FRC position paper: restoring trust in audit and corporate governance

  • Legal Development 14 July 2022 14 July 2022
  • UK & Europe

  • Insurance

The Financial Reporting Council’s (FRC) has published its Position Paper setting out a roadmap for supporting the Government’s plans for audit reforms as the FRC transitions into the Audit, Reporting and Governance Authority (ARGA).

The planned reforms were set out in the Government’s Response to the consultation on strengthening the UK’s Corporate Governance, Corporate Reporting and Audit systems published on in May 2022 (“the Government Response”). Our analysis of the Government Response can be found [here].

The Position Paper primarily deals with actions the FRC intends to (and can) take ahead of primary or secondary legislation implementing some of the key areas subject to reform such as a revised definition of Public Interest Entities (“PIEs”); regulation of directors by ARGA; and Managed Shared Audit. Given the tumultuous political climate we find ourselves in, it remains to be seen when (or if) that legislation will make it on to the parliamentary agenda.

We have summarised the main ingredients of the FRC’s position paper below highlighting when further consultation can be expected:

Corporate Governance and Stewardship:

  • The Corporate Governance Code will be revised to:
    • Reflect the wider responsibilities of Boards and Audit Committees for expanded Sustainability and ESG reporting.
    • Support existing Code provisions where reporting is currently weaker and revise the parts of the Code directed towards ensuring effective internal controls as well as introducing consideration by Boards of how the audit tendering process supports market diversity.
    • Address proposed changes to the legal and regulatory requirements detailed in the Government Response, including strengthening reporting on malus and clawback arrangements.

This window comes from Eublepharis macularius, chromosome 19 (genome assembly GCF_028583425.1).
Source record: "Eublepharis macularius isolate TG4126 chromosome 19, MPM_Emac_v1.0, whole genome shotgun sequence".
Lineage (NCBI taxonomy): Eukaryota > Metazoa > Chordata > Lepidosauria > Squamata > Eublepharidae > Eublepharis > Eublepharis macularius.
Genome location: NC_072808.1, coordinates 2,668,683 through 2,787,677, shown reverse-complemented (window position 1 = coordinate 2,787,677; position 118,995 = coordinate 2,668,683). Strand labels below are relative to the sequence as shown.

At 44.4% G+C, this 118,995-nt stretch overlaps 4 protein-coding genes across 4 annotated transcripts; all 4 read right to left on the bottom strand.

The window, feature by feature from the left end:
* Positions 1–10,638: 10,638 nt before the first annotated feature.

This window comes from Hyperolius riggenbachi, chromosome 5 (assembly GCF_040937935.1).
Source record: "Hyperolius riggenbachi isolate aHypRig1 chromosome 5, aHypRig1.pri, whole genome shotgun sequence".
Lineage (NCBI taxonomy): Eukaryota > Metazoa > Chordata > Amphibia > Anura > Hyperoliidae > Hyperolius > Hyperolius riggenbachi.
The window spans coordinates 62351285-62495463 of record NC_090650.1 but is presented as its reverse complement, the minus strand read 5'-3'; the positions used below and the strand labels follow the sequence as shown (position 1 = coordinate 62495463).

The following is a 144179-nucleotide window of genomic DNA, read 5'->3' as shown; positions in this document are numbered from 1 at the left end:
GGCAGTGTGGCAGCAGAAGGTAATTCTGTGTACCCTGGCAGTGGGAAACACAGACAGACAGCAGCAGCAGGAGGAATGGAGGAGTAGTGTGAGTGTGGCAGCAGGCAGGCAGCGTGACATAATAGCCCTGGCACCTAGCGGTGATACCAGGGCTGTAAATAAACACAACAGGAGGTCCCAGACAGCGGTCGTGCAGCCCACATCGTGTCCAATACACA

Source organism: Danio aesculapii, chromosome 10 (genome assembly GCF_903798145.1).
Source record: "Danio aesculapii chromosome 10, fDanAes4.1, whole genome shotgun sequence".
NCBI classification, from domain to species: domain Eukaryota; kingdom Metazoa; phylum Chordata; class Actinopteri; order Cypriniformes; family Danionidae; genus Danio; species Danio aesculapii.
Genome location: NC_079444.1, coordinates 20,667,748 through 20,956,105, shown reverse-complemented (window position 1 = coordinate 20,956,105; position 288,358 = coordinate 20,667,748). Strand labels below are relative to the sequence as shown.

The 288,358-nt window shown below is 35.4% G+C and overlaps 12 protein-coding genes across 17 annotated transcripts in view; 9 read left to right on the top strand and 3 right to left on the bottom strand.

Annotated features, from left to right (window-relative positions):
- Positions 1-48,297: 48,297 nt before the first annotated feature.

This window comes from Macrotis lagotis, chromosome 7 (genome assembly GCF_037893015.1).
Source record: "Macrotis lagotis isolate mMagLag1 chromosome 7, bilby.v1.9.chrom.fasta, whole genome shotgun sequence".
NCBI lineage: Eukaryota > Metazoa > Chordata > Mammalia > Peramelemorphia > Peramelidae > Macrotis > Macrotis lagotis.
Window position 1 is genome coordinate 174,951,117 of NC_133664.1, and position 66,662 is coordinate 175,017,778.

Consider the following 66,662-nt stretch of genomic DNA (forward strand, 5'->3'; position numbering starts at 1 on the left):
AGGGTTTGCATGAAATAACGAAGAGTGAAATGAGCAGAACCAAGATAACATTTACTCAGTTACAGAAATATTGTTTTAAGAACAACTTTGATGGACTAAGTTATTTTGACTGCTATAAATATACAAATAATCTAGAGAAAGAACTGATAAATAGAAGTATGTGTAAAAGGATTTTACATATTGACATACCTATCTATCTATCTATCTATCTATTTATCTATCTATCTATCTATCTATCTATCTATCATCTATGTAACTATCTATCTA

• The FRC’s intention is that the revised Code will apply to periods commencing on or after 1 January 2024.
  • The revised Code will be supported by updated Guidance relating to Audit Committees, board effectiveness and internal control and the FRC will develop for use, initially on a voluntary basis, a set of Minimum Standards for Audit Committees to address the issues relating to competition and effectiveness of the statutory audit market raised by the CMA’s review. Roundtables to discuss this will take place in the second half of this year.
  • In the expectation that whilst the legislative detail is awaited, annual reports (which together with the accounts will be subject to review by the Supervision Division’s Corporate Reporting Review team) should include corporate governance disclosures, the FRC will include these in the first year of Code implementation.

Consultation on the revised Code and supporting material can be expected from Q1 of 2023.

Corporate Reporting:

  • Whilst legislation is awaited, the FRC will develop implementation guidance for, among others areas, (a) the Resilience Statement; (b) fraud reporting by directors; (c) the Audit Assurance Policy and related disclosure requirements; and (d) capital maintenance and dividends.
  • The FRC will also revise its guidance on the Strategic Report once the Government has set out its policy in respect of the use of International Sustainability Disclosure Standards in the UK.
  • The FRC also intends to include new reporting disclosures in its review processes from the date at which any new reporting requirements commence, subject to the extension of Corporate Reporting Review powers. To further support implementation, the FRC Lab will carry out a series of projects to assist with the development of the new reporting requirements.